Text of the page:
Computer scan of existing databases spits out materials that are only atoms thick.

Since then, we’ve identified a handful of additional chemicals that form sheets that are a few atoms thick. These have a variety of properties—some are semiconductors and have been combined with graphene to make electronic devices. To expand the range of device we can craft that build on the advantages of these atomically thin materials, a larger catalog of chemicals like this would be handy.

Now, a Lithuanian-Swiss team says it’s done just that. The team has found materials just like graphite: a bulk material with atomically thin layers hidden inside.

The work relies heavily on other scientists having shared their data in open repositories. These include large databases that hold the structure of crystals for a huge number of chemicals. The Inorganic Crystal Structure Database, for example, held nearly 100,000 unique crystal structures when this research was performed; the Crystallography Open Database another 90,000. Each of these structures provides the details of how the atoms of a material are arranged in three-dimensional space. Almost all of these materials, however, are 3D, with a repeating pattern of atoms extending to the edges of the material in all directions.

The authors developed computer code that could search through the structures for something like graphite. Graphite has strong chemical bonds among the carbon atoms of each layer. But the layers are held together by a relatively weak electrostatic interaction called a van der Waals force. While the van der Waals forces are enough to hold the material together under most conditions, they’re weak enough to allow individual layers to be peeled off the bulk graphite.

So the authors’ new software searched for something similar: strong chemical bonds along one plane and a relatively weak non-chemical interaction in a perpendicular one. This narrowed things down dramatically, leaving the team with a bit over 5,500 chemicals to consider. The team then used other software to calculate the strength of the attraction between adjacent sheets in the material. If this attraction is too strong, a layer will probably break instead of flaking or peeling off. While this eliminated a number of chemicals from the authors’ search, there were still over 1,800 left.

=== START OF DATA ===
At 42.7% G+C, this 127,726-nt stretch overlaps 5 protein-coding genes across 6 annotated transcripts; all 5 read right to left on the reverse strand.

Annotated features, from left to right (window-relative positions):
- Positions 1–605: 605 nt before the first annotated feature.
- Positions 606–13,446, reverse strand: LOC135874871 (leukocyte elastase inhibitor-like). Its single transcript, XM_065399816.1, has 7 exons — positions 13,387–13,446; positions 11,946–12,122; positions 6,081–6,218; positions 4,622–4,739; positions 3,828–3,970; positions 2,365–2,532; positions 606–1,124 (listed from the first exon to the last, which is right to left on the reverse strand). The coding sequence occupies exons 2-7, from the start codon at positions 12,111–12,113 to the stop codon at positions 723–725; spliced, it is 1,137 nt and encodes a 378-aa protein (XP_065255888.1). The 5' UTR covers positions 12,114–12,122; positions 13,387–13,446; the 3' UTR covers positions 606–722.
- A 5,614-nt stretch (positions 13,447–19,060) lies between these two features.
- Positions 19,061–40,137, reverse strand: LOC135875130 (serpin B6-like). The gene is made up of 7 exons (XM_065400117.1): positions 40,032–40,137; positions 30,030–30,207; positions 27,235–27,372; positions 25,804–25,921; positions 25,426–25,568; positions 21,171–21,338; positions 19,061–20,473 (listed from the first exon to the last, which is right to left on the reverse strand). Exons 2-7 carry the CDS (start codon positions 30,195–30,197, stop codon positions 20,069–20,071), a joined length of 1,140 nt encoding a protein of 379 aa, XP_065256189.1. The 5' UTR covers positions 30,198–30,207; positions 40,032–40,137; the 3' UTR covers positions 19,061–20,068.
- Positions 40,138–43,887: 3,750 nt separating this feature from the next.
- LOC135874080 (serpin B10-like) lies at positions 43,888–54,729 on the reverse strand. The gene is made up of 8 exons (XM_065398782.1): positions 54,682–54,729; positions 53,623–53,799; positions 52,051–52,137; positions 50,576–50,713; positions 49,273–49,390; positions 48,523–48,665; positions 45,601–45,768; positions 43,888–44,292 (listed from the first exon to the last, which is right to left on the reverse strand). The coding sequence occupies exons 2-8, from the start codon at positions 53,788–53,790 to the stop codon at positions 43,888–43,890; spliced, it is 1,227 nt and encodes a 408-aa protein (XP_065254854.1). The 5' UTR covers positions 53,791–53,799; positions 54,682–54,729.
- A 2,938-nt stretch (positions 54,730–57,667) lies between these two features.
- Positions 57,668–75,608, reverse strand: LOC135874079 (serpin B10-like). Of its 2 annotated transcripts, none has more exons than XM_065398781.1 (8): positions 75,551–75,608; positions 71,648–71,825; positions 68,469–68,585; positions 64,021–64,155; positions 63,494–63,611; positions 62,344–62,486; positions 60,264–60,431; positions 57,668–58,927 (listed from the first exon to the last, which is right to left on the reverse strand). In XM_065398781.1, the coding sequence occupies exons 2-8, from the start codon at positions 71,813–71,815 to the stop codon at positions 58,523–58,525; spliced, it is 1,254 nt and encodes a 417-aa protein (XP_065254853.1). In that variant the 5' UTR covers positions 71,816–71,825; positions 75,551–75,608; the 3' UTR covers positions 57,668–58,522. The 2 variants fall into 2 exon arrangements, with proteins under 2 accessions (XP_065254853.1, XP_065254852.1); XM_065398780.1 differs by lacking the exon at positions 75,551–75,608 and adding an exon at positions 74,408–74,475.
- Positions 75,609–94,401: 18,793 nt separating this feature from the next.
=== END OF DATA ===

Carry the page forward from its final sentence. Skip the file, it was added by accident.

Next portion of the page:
In many cases, the materials were structurally similar in terms of the locations of the atoms and the chemical bonds among them. For example, molybdenum disulfide is a well-studied example of an atomically thin material, but the authors identified 13 additional chemicals that form similar structures. Another structure, exemplified by cadmium di-indide, showed up in 64 different chemicals in total. While many of these sheets would end up being similar in behavior, the different atoms involved raise the possibility that some will end up being quite distinct. And a few of the structures had never been described before.

To figure out what sorts of materials we could add to our arsenal, the researchers calculated what the electrons would be doing in 258 of the less-complex chemicals. Most of them (166) turned out to be semiconductors, although the voltage difference between their ground and conducting states ranged from zero to 1.5 electronVolts. Another 92 materials were metallic. Another 56 are likely to have unusual magnetic properties, and a few others are likely to have behaviors that depend on an electron’s spin, like a half-metal.

Now, it’s not clear how many of these materials will actually be easy to make and then flake off into atomically-thin sheets. But even if only 10 percent of the original collection work out, that’s still a big leap forward. The large number of distinct properties in this collection of materials raises the prospect of having the ability to choose one that’s appropriate for specific applications.

In addition, it opens up possibility for the layering of these atomically thin materials. Because they’re so thin, dropping one sheet on top of another will change the proprites of both, in part depending on how the atoms line up next to each other. Lots of different materials means lots of potential to tweak this alignment. So, while this paper distills down to a very elaborate database search, I’m excited to see what happens as researchers begin testing some of the materials it’s identified.

Nature Nanotechnology, 2017. DOI: 10.1038/s41565-017-0035-5  (About DOIs).

In honor of the 50th anniversary of the beginning of the Apollo Program, Ars Technica brings you an in depth look at the Apollo missions through the eyes of the participants.

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